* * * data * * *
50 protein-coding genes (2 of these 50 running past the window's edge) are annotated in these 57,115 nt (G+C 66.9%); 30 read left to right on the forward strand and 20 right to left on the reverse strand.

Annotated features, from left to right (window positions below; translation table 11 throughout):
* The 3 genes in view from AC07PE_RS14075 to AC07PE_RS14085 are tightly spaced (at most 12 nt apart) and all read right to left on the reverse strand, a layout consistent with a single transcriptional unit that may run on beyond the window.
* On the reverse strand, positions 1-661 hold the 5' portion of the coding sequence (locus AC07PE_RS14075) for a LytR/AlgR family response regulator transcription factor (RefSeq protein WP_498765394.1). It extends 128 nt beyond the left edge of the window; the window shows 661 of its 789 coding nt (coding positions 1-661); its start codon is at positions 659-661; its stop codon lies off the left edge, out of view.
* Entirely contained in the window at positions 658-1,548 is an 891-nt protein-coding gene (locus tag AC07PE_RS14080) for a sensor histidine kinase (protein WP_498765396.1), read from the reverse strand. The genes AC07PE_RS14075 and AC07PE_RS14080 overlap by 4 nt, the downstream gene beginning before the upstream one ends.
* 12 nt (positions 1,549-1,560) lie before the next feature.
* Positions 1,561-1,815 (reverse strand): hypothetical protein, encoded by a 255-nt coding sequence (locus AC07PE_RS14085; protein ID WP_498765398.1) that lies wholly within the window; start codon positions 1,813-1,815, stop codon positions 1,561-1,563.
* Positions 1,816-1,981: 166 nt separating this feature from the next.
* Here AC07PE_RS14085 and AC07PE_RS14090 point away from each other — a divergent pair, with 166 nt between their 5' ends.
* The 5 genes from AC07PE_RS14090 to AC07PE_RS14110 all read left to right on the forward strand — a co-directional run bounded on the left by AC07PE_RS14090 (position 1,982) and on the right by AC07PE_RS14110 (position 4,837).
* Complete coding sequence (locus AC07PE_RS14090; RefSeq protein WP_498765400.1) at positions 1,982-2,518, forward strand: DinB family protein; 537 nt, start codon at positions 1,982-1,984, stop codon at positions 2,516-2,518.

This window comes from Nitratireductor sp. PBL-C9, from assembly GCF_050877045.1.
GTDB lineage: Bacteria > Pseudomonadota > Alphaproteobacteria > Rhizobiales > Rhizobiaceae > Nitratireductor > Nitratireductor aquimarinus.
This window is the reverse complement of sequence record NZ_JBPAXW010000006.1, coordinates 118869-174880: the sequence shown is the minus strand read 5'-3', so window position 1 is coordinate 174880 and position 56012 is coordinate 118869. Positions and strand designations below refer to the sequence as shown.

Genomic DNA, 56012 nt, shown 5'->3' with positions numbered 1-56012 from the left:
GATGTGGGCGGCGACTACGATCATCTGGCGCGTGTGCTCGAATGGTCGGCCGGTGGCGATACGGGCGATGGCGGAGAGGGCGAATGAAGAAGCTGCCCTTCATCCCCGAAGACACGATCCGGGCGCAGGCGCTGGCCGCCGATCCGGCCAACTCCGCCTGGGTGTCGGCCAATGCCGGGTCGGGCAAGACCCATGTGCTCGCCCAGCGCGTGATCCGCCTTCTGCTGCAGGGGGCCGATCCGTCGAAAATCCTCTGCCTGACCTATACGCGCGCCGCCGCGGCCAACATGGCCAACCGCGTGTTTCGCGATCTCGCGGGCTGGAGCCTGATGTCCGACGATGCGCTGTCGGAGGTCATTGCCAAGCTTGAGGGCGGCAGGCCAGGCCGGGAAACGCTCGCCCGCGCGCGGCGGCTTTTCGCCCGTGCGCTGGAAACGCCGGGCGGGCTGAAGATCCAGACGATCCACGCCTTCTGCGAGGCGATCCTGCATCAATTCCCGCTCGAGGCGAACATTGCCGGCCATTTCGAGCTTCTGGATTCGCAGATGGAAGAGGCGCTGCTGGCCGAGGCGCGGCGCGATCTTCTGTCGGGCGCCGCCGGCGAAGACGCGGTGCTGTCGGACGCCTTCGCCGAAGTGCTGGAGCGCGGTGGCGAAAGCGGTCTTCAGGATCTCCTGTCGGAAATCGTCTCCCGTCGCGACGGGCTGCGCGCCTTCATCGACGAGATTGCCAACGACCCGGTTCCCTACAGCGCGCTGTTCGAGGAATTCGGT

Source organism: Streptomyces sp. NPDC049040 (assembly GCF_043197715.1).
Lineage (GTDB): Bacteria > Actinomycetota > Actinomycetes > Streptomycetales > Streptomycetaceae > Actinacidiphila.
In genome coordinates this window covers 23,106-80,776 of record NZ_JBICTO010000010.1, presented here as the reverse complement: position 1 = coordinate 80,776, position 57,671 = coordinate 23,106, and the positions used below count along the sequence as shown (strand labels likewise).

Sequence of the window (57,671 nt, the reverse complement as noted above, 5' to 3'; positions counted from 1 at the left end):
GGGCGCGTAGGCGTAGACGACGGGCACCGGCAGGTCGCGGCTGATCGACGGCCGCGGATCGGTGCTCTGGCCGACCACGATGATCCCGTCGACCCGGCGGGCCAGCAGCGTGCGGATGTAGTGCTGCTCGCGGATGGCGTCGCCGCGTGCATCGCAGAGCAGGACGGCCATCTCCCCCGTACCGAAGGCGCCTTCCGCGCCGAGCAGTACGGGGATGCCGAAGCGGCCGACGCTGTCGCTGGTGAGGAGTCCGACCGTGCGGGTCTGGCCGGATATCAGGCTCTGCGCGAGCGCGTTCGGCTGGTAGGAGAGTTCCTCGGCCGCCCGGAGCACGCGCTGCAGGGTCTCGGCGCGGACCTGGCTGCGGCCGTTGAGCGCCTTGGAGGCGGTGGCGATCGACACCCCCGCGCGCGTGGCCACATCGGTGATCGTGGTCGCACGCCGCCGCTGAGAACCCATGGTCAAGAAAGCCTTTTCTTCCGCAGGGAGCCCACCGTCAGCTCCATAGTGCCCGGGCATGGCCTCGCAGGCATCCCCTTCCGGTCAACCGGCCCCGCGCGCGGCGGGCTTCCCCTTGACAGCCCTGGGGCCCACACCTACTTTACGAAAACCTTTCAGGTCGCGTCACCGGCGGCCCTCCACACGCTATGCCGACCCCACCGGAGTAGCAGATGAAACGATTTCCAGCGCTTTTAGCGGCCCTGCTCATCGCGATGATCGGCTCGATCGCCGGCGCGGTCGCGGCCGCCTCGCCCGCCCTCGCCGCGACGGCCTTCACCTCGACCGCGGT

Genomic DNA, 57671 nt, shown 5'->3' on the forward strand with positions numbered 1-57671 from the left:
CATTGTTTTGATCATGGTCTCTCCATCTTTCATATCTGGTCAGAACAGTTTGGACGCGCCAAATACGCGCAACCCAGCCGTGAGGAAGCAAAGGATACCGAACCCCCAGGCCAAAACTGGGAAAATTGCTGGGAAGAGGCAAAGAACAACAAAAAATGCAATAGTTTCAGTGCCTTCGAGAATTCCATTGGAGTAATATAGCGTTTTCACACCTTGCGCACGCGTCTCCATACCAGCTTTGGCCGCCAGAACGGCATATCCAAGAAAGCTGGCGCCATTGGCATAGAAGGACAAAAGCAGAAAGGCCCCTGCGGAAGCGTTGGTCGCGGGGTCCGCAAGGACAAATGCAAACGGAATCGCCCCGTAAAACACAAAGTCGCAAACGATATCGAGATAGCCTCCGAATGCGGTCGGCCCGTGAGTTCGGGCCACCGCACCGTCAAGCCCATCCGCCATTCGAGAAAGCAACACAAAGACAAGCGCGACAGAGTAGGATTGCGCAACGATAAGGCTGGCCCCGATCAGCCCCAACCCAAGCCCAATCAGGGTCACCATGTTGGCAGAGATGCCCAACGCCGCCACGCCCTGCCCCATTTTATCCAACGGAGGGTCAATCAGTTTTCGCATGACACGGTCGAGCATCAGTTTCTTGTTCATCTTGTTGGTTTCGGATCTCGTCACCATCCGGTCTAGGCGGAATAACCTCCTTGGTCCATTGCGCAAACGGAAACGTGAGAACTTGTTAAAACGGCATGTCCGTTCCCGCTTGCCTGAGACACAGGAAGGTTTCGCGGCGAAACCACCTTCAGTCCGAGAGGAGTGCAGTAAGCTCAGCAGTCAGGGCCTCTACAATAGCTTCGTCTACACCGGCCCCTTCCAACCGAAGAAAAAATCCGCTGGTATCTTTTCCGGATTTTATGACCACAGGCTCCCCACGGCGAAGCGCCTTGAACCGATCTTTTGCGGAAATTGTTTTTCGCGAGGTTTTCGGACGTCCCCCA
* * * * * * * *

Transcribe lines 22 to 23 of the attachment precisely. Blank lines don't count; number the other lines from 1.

Genomic DNA, 57671 nt, shown 5'->3' on the forward strand with positions numbered 1-57671 from the left:
CATTGTTTTGATCATGGTCTCTCCATCTTTCATATCTGGTCAGAACAGTTTGGACGCGCCAAATACGCGCAACCCAGCCGTGAGGAAGCAAAGGATACCGAACCCCCAGGCCAAAACTGGGAAAATTGCTGGGAAGAGGCAAAGAACAACAAAAAATGCAATAGTTTCAGTGCCTTCGAGAATTCCATTGGAGTAATATAGCGTTTTCACACCTTGCGCACGCGTCTCCATACCAGCTTTGGCCGCCAGAACGGCATATCCAAGAAAGCTGGCGCCATTGGCATAGAAGGACAAAAGCAGAAAGGCCCCTGCGGAAGCGTTGGTCGCGGGGTCCGCAAGGACAAATGCAAACGGAATCGCCCCGTAAAACACAAAGTCGCAAACGATATCGAGATAGCCTCCGAATGCGGTCGGCCCGTGAGTTCGGGCCACCGCACCGTCAAGCCCATCCGCCATTCGAGAAAGCAACACAAAGACAAGCGCGACAGAGTAGGATTGCGCAACGATAAGGCTGGCCCCGATCAGCCCCAACCCAAGCCCAATCAGGGTCACCATGTTGGCAGAGATGCCCAACGCCGCCACGCCCTGCCCCATTTTATCCAACGGAGGGTCAATCAGTTTTCGCATGACACGGTCGAGCATCAGTTTCTTGTTCATCTTGTTGGTTTCGGATCTCGTCACCATCCGGTCTAGGCGGAATAACCTCCTTGGTCCATTGCGCAAACGGAAACGTGAGAACTTGTTAAAACGGCATGTCCGTTCCCGCTTGCCTGAGACACAGGAAGGTTTCGCGGCGAAACCACCTTCAGTCCGAGAGGAGTGCAGTAAGCTCAGCAGTCAGGGCCTCTACAATAGCTTCGTCTACACCGGCCCCTTCCAACCGAAGAAAAAATCCGCTGGTATCTTTTCCGGATTTTATGACCACAGGCTCCCCACGGCGAAGCGCCTTGAACCGATCTTTTGCGGAAATTGTTTTTCGCGAGGTTTTCGGACGTCCCCCA